What a fool I was! And yet, in the sight of angels, are we any wiser as we grow older? It seems to me, only, that our illusions change as we go on; but, still, we are madmen all the same.
“Well, St. Clair,” said I, as my servant entered, and began to arrange my things.
“You have got a bed?”
“In the cock-loft, Monsieur, among the spiders, and, par ma foi! the cats and the owls. But we agree very well. Vive la bagatelle!”
“I had no idea it was so full.”
“Chiefly the servants, Monsieur, of those persons who were fortunate enough to get apartments at Versailles.”
“And what do you think of the Dragon Volant?”
“The Dragon Volant! Monsieur; the old fiery dragon! The devil himself, if all is true! On the faith of a Christian, Monsieur, they say that diabolical miracles have taken place in this house.”
“What do you mean? Revenants?”
“Not at all, sir; I wish it was no worse. Revenants? No! People who have never returned — who vanished, before the eyes of half-a-dozen men all looking at them.”
“What do you mean, St. Clair? Let us hear the story, or miracle, or whatever it is.”
“It is only this, Monsieur, that an ex-master-of-the-horse of the late king, who lost his head — Monsieur will have the goodness to recollect, in the revolution — being permitted by the Emperor to return to France, lived here in this hotel, for a month, and at the end of that time vanished, visibly, as I told you, before the faces of half-a-dozen credible witnesses! The other was a Russian nobleman, six feet high and upwards, who, standing in the center of the room, downstairs, describing to seven gentlemen of unquestionable veracity the last moments of Peter the Great, and having a glass of eau de vie in his left hand, and his tasse de cafe, nearly finished, in his right, in like manner vanished. His boots were found on the floor where he had been standing; and the gentleman at his right found, to his astonishment, his cup of coffee in his fingers, and the gentleman at his left, his glass of eau de vie —”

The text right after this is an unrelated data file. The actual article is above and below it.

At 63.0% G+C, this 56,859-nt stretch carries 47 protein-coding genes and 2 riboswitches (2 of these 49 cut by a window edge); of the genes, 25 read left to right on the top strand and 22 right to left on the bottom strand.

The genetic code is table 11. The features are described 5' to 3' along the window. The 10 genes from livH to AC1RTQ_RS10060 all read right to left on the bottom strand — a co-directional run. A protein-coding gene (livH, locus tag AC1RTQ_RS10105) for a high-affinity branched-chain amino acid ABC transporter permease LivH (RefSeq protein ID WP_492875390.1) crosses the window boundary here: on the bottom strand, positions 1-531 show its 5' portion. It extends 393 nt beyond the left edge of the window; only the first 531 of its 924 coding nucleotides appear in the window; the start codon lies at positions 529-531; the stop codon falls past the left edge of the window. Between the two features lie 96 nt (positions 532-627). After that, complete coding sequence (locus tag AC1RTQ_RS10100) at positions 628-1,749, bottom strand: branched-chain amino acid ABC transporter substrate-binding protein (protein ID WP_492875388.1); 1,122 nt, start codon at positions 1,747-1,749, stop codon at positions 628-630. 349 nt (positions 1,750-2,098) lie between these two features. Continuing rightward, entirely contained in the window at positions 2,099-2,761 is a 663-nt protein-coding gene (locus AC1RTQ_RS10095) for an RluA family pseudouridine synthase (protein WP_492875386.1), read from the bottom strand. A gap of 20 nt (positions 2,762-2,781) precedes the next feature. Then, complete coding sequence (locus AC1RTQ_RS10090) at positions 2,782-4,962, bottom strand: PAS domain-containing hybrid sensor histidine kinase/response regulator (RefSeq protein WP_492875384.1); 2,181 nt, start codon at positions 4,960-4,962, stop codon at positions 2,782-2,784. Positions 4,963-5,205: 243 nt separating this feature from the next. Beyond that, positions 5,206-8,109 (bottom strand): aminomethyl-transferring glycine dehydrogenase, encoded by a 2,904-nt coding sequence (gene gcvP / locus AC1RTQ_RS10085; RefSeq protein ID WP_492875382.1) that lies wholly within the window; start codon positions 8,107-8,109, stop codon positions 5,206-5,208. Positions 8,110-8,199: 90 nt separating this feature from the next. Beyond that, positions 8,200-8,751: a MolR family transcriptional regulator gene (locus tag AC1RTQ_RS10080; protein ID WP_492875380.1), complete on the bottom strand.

“Which he swallowed in his confusion,” I suggested.
“Which was preserved for three years among the curious articles of this house, and was broken by the curé while conversing with Mademoiselle Fidone in the housekeeper’s room; but of the Russian nobleman himself, nothing more was ever seen or heard. Parbleu! when we go out of the Dragon Volant, I hope it may be by the door. I heard all this, Monsieur, from the postilion who drove us.”
“Then it must be true!” said I, jocularly: but I was beginning to feel the gloom of the view, and of the chamber in which I stood; there had stolen over me, I know not how, a presentiment of evil; and my joke was with an effort, and my spirit flagged.
No more brilliant spectacle than this masked ball could be imagined. Among other salons and galleries, thrown open, was the enormous Perspective of the “Grande Galerie des Glaces,” lighted up on that occasion with no less than four thousand wax candles, reflected and repeated by all the mirrors, so that the effect was almost dazzling. The grand suite of salons was thronged with masques, in every conceivable costume. There was not a single room deserted. Everyplace was animated with music voices, brilliant colors, flashing jewels, the hilarity of extemporized comedy, and all the spirited incidents of a cleverly sustained masquerade. I had never seen before anything in the least comparable to this magnificent fete. I moved along, indolently, in my domino and mask, loitering, now and then, to enjoy a clever dialogue, a farcical song, or an amusing monologue, but, at the same time, keeping my eyes about me, lest my friend in the black domino, with the little white cross on his breast, should pass me by.